Smaller Islands Have Shorter Food Chains
2013-11-22 09:07:08

University of Helsinki That smaller islands will typically sustain fewer species than large ones is a widespread pattern in nature. Now a team of researchers shows that smaller area will mean not only fewer species, but also shorter food chains. This implies that plant and animal communities on small islands may work differently from those on large ones. Top predators the first to go Working across a set of 20 islands off the Finnish coast, a group of Finnish scientists found that a...

Hardworking Sisters Allow Insect Colonies To Thrive
2013-11-21 14:09:25

University of Edinburgh They are among the animal kingdom's most industrious workers … now a study reveals why colonies of ants and bees depend on females for their success. Altruistic workers in social insect colonies – such as ants, bees and wasps – are more likely to be female, because their maternal instincts make them better at caring for the queen's offspring. The findings come from a study of who does what in these highly organized insect societies. In these species, it...


Latest Hymenoptera Reference Libraries

Jack Jumper Ant, Myrmecia pilosula
2013-07-10 13:00:54

The jack jumper ant (Myrmecia pilosula), known by other names including the jumping jack or hopper ant, is a species of bull ant that can be found in Australia. Its range includes Tasmania, New South Wales, and rural areas of Victoria. This species is unique in that its genome only holds on set of chromosomes, which is the lowest number of chromosomes that any animal can hold. Like other bull ants, this species can build nests under rocks or under dirt mounds. The jack jumper reaches an...

Inchman, Myrmecia forficate
2013-07-10 12:28:46

The inchman (Myrmecia forficate) is a species of bull ant that can be found in Australia, in a range that includes Tasmania and possibly southeastern areas of Australia. This species is gregarious, living in colonies like most other ant species, but it forages for food alone. Nests often go unseen and are typically found under rocks.  It reaches an average body length of up to one inch long, the trait from which it received its common name. The inchman is both a scavenger and a...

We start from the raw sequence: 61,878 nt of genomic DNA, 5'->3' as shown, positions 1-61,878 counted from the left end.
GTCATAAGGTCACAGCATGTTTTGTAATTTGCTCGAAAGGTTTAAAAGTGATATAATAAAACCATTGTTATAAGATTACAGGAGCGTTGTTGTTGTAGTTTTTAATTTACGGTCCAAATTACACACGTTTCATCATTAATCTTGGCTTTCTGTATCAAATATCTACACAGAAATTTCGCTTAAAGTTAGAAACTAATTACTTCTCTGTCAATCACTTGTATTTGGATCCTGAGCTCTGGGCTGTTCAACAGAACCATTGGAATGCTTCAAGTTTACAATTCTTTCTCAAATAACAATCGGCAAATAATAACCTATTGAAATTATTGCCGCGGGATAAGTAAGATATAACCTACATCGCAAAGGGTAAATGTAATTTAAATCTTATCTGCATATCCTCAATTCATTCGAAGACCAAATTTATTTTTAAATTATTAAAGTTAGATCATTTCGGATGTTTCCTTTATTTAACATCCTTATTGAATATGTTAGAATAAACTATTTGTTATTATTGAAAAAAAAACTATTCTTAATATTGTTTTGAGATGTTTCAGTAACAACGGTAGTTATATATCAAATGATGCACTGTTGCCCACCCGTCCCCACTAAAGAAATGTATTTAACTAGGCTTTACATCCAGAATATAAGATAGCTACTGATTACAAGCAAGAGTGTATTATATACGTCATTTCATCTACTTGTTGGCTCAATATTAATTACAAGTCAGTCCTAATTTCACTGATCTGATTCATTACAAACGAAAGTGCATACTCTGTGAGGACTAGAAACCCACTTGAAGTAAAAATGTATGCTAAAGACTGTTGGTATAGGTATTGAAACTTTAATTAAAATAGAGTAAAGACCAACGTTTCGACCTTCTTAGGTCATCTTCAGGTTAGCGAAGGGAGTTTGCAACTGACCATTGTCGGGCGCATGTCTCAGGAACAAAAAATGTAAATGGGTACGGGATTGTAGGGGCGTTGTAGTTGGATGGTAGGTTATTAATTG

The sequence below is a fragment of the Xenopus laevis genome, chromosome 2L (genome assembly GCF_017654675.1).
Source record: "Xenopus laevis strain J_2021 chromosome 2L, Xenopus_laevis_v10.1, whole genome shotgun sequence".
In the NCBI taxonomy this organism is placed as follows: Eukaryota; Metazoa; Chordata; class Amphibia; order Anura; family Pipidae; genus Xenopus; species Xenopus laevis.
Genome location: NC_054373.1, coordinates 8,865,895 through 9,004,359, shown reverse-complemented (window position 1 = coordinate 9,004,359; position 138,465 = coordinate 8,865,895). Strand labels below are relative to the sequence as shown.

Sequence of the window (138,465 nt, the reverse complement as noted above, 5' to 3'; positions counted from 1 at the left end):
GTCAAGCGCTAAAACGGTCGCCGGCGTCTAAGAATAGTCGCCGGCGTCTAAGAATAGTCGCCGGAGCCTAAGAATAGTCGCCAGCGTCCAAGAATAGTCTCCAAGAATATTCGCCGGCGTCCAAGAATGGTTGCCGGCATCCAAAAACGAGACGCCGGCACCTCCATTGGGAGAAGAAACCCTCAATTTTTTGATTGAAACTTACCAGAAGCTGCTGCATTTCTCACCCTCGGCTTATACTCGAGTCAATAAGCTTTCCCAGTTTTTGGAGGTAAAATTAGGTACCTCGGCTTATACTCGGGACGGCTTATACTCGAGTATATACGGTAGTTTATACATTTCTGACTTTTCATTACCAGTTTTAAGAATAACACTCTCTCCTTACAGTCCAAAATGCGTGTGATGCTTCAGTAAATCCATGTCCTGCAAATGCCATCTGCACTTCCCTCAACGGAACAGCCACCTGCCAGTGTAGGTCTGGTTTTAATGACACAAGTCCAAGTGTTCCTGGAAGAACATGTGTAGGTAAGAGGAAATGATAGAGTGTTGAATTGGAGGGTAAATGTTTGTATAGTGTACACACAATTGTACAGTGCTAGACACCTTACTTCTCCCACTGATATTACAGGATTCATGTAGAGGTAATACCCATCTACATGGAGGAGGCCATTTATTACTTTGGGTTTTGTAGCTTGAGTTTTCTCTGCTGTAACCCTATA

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2005-09-12 11:56:41

A wasp is any insect of the order Hymenoptera and suborder Apocrita that is not a bee, sawfly, or an ant. The less familiar suborder Symphyta includes the sawflies and wood wasps, which differ from the Apocrita by having a broad connection between the thorax and abdomen. Also, Symphyta larvae are mostly herbivorous and "caterpillarlike", whereas those of Apocrita are largely predatory or parasitic. Most familiar wasps belong to the Aculeata, a division of the Apocrita whose ovipositors are...

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2005-09-09 09:51:50

The Bombyliids are a large family of flies with hundreds of genera. Their life cycles are not well known. Adults generally feed on nectar and pollen, thus are pollinators of flowers. They superficially resemble bees, thus are commonly called bee flies, and this may offer the adults some protection from predators. The larval stage are predators or parasitoids of other insect eggs and larvae. The adult females usually deposit eggs in the vicinity of possible hosts, quite often in the burrows...

0_883369ca3027116bc769a5aa2feb2314
2005-09-09 09:43:40

The bumblebee is a flying insect of the genus Bombus in the family Apidae and a relative of the common honeybee. The bumblebee feeds on nectar and gathers pollen to feed its young. They are beneficial to humans and the plant world alike, and tend to be larger than other members of the bee family. Most bumblebee species are gentle. From this comes their original name: "Humblebee". Bumblebees are social insects that are known for their black and yellow striped bodies, a commonality among the...

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Word of the Day
call-note
  • The call or cry of a bird or other animal to its mate or its young.
'Call-note' is newer than 'bird-call,' which originally referred to 'an instrument for imitating the note of birds' but now also refers to 'the song or cry of a bird.'